Photo Credit: Diocese of London
A new School of Pioneers is opening in London to provide non-residential training in pioneer ministry for lay leaders. The initiative is being run jointly by the Diocese’s Centre for Church Planting and Growth and the Anglican mission agency Church Mission Society (CMS). The new venture will “identify and train new pioneer leaders to birth ‘new churches, for new people in new places’ across London”, a spokesperson for the diocese said in a statement.
The Diocese of London is more than half-way through an ambitious target of opening or re-launching 100 new worshipping communities by 2020. In 2017 the diocese’s electoral roll figures – the closest to a membership list in the Church of England – showed a 13 per cent increase in church membership since 2012, bucking the national trend and demonstrating a clear demand for church growth, the diocesan statement said.
“I am excited by the potential of our partnership with CMS”, the Bishop of Islington, Ric Thorpe, who leads the Centre for Church Planting and Growth, said. “We are working to encourage a culture of pioneering through church plants, fresh expressions and missional communities throughout the diocese and through the School of Pioneers, we will be able to train and commission lay people to lead new forms of church in new places for new people.”
The Director of Mission Education at CMS, Jonny Baker, said: “The London School of Pioneers is part of our growing network of training hubs for lay pioneers that we are developing in partnership with dioceses around the country which began with the St Cedd Centre for Pioneer Mission in the Diocese of Chelmsford.
“They are the result of nine years of sustained success and continued growth of the Pioneer Mission Leadership Training programme that CMS has pioneered from its base in Oxford.
“The Church of England now wants a more accessible version of this training based in their own diverse contexts, in order to train and equip their lay people for pioneering mission”, he said. “The hubs form part of a rapidly expanding network of pioneers across the UK that is changing the ecclesial landscape and influencing the development of pioneer training in other parts of the world.”
The new School of Pioneers has the backing of the Bishop of London, Sarah Mullally. It will allow the diocese to offer formal training to lay pioneers for the first time, “and testifies to the growing importance of ‘pioneering’ in the Church’s strategy to reach a generation who have grown up in a post-Christian culture,” the statement said.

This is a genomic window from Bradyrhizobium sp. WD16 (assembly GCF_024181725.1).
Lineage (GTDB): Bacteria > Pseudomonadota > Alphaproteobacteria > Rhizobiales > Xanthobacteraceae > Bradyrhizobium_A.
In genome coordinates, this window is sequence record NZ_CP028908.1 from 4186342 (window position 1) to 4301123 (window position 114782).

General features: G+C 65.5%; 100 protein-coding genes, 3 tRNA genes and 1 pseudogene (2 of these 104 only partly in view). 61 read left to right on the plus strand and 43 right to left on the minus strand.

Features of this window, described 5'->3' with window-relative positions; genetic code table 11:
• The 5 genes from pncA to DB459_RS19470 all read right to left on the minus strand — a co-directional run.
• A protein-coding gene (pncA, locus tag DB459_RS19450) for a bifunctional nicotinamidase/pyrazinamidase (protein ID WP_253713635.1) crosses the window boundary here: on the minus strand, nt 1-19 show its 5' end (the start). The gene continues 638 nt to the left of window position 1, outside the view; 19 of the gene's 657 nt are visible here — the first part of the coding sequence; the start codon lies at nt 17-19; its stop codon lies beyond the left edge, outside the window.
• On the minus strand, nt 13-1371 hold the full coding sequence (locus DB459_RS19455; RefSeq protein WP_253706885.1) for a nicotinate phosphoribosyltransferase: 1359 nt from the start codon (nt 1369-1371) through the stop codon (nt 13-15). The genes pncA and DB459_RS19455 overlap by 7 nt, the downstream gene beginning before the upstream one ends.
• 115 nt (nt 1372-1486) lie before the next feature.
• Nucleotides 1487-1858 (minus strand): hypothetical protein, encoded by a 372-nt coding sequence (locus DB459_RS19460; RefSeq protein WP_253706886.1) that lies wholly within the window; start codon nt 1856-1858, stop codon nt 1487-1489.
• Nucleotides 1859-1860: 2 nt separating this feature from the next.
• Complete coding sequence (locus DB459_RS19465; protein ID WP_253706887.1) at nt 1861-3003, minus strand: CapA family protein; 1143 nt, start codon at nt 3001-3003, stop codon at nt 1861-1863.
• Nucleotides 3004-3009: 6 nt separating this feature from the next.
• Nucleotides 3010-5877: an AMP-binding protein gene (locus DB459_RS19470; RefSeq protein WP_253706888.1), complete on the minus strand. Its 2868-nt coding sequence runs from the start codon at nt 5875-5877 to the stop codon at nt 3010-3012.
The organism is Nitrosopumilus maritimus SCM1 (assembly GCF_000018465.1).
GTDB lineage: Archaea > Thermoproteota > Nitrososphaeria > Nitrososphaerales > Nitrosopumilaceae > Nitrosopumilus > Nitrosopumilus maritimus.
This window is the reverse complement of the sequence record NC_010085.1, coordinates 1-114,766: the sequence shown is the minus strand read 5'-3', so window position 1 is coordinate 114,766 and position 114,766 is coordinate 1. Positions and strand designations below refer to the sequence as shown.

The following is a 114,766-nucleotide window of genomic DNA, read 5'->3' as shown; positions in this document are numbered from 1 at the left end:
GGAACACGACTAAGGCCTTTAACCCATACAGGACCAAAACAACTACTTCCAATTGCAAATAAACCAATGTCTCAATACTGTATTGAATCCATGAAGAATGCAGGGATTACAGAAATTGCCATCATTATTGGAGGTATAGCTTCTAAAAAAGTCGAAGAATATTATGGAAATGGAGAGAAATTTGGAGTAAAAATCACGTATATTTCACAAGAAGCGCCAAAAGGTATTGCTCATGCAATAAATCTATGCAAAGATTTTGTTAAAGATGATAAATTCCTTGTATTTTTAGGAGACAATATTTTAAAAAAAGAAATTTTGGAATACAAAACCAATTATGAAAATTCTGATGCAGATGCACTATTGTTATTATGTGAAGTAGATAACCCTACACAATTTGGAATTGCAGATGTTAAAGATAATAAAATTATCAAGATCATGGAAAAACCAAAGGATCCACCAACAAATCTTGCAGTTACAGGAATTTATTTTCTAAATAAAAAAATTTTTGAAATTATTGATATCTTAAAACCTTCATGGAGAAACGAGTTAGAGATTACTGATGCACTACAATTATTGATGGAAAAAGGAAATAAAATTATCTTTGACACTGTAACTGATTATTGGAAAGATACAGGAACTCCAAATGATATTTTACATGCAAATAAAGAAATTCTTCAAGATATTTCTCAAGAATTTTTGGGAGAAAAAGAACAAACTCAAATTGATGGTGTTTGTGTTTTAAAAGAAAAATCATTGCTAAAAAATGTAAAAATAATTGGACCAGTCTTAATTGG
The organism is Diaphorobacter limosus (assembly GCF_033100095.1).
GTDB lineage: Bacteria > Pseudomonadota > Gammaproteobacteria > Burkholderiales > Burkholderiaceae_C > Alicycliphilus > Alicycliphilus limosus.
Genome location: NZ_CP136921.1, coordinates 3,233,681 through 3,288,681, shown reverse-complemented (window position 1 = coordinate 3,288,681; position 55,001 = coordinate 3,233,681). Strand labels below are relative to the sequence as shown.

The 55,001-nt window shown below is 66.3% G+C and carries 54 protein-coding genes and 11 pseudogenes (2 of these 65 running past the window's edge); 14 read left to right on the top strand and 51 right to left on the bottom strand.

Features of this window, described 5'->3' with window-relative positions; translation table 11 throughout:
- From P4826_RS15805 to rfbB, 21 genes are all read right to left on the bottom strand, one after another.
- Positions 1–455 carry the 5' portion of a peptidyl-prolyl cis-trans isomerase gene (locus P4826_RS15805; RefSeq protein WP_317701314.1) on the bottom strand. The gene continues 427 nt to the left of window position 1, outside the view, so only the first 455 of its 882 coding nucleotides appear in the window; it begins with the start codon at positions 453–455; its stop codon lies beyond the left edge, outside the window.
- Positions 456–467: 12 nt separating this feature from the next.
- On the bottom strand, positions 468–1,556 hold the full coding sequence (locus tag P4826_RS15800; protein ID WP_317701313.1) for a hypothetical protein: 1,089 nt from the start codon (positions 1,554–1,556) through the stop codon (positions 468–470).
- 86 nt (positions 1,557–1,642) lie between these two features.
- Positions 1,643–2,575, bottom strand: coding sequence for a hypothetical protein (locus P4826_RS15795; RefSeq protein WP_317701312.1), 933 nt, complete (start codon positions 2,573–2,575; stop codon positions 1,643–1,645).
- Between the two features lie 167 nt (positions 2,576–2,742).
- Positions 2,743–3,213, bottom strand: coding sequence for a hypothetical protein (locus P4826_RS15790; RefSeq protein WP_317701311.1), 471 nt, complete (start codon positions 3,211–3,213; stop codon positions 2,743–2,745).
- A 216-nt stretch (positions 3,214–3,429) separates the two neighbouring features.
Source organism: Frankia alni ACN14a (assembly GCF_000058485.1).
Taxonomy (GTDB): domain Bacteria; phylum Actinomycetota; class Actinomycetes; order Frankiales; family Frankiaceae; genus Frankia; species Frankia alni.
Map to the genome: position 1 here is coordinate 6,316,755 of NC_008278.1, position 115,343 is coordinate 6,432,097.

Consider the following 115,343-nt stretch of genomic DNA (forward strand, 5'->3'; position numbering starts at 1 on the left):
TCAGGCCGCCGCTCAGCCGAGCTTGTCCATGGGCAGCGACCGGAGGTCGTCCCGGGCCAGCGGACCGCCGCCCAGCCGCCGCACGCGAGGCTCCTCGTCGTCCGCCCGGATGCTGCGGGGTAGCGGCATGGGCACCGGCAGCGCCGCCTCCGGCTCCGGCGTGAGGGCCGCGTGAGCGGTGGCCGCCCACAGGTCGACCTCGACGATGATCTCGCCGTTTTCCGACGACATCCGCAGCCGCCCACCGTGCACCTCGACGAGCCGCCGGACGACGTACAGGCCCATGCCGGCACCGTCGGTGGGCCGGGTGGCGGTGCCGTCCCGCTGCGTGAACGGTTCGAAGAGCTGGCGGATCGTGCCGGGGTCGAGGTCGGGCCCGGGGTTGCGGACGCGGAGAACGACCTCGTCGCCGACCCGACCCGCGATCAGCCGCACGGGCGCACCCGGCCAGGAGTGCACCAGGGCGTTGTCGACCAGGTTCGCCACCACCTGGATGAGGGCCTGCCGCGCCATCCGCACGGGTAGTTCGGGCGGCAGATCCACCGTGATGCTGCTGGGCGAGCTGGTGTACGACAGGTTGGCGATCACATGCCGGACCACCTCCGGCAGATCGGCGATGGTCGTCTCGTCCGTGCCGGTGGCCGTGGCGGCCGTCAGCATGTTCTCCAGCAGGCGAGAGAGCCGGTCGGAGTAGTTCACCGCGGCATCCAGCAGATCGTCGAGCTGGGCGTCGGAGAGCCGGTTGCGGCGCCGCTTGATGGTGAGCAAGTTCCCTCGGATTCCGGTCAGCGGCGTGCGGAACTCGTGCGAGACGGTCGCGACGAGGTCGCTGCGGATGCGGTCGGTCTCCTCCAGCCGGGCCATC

The School is aimed at lay people who are either already involved in pioneering, or who have been identified as pioneers within the diocese. It will offer pioneers the chance to understand their vocation, and gain the expertise, experience and understanding to help them launch and lead fresh expressions of church including missional communities, community projects and entrepreneurships, across the diocese.
Meanwhile, the diocese’s plan to open 100 new churches continues, with the opening next week of the new St Luke’s Church in Millwall, in the south London district known as the Isle of Dogs. The Bishop of Stepney, Adrian Newman, will rededicate the building – his last major engagement before he retires. The original St Luke’s was a temporary iron-building, constructed in 1865. That was replaced with a 700-seat Gothic-style building in 1873, but that building was destroyed in an air raid during World War II; following which the parish was merged with the neighbouring Christ Church.
The new St Luke’s has been built to cater for what Bishop Adrian described as “today’s needs of a flourishing Isle of Dogs community.” He said that the new building was “a fantastic example of how the Diocese is working confidently to foster its ministry in East London.”
The Priest Missioner at St Luke’s, Ed Dix, said: “With so many new homes being built all around us on the Isle of Dogs, the church family at St Luke’s is overjoyed that we too will soon have a new home, to share with each other and with our local community.
“Our vision as a church is to be overflowing with the life of God, and the installation of the spire on the new church building . . . is a big sign to our neighbours that we are here: to be a blessing to all, and to point people to the Risen Lord Jesus.”